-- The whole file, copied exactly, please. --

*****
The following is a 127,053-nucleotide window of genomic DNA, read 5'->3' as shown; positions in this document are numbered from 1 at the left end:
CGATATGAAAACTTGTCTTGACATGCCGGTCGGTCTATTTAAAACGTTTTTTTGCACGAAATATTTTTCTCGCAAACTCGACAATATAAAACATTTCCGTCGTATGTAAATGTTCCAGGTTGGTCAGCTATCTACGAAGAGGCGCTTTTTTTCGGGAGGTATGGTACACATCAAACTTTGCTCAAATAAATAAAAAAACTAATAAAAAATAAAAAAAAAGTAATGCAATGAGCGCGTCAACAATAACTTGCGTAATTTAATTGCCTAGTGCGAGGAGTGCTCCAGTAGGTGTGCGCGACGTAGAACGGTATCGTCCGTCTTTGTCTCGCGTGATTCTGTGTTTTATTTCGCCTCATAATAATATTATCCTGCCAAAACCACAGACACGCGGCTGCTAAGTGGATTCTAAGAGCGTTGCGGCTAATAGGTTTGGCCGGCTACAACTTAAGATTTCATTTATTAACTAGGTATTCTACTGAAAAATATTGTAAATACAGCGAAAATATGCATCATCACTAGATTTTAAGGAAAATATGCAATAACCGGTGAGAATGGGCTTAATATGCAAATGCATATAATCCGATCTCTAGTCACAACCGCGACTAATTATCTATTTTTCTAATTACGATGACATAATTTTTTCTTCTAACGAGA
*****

The following is a 127,053-nucleotide window of genomic DNA, read 5'->3' as shown; positions in this document are numbered from 1 at the left end:
CGATATGAAAACTTGTCTTGACATGCCGGTCGGTCTATTTAAAACGTTTTTTTGCACGAAATATTTTTCTCGCAAACTCGACAATATAAAACATTTCCGTCGTATGTAAATGTTCCAGGTTGGTCAGCTATCTACGAAGAGGCGCTTTTTTTCGGGAGGTATGGTACACATCAAACTTTGCTCAAATAAATAAAAAAACTAATAAAAAATAAAAAAAAAGTAATGCAATGAGCGCGTCAACAATAACTTGCGTAATTTAATTGCCTAGTGCGAGGAGTGCTCCAGTAGGTGTGCGCGACGTAGAACGGTATCGTCCGTCTTTGTCTCGCGTGATTCTGTGTTTTATTTCGCCTCATAATAATATTATCCTGCCAAAACCACAGACACGCGGCTGCTAAGTGGATTCTAAGAGCGTTGCGGCTAATAGGTTTGGCCGGCTACAACTTAAGATTTCATTTATTAACTAGGTATTCTACTGAAAAATATTGTAAATACAGCGAAAATATGCATCATCACTAGATTTTAAGGAAAATATGCAATAACCGGTGAGAATGGGCTTAATATGCAAATGCATATAATCCGATCTCTAGTCACAACCGCGACTAATTATCTATTTTTCTAATTACGATGACATAATTTTTTCTTCTAACGAGA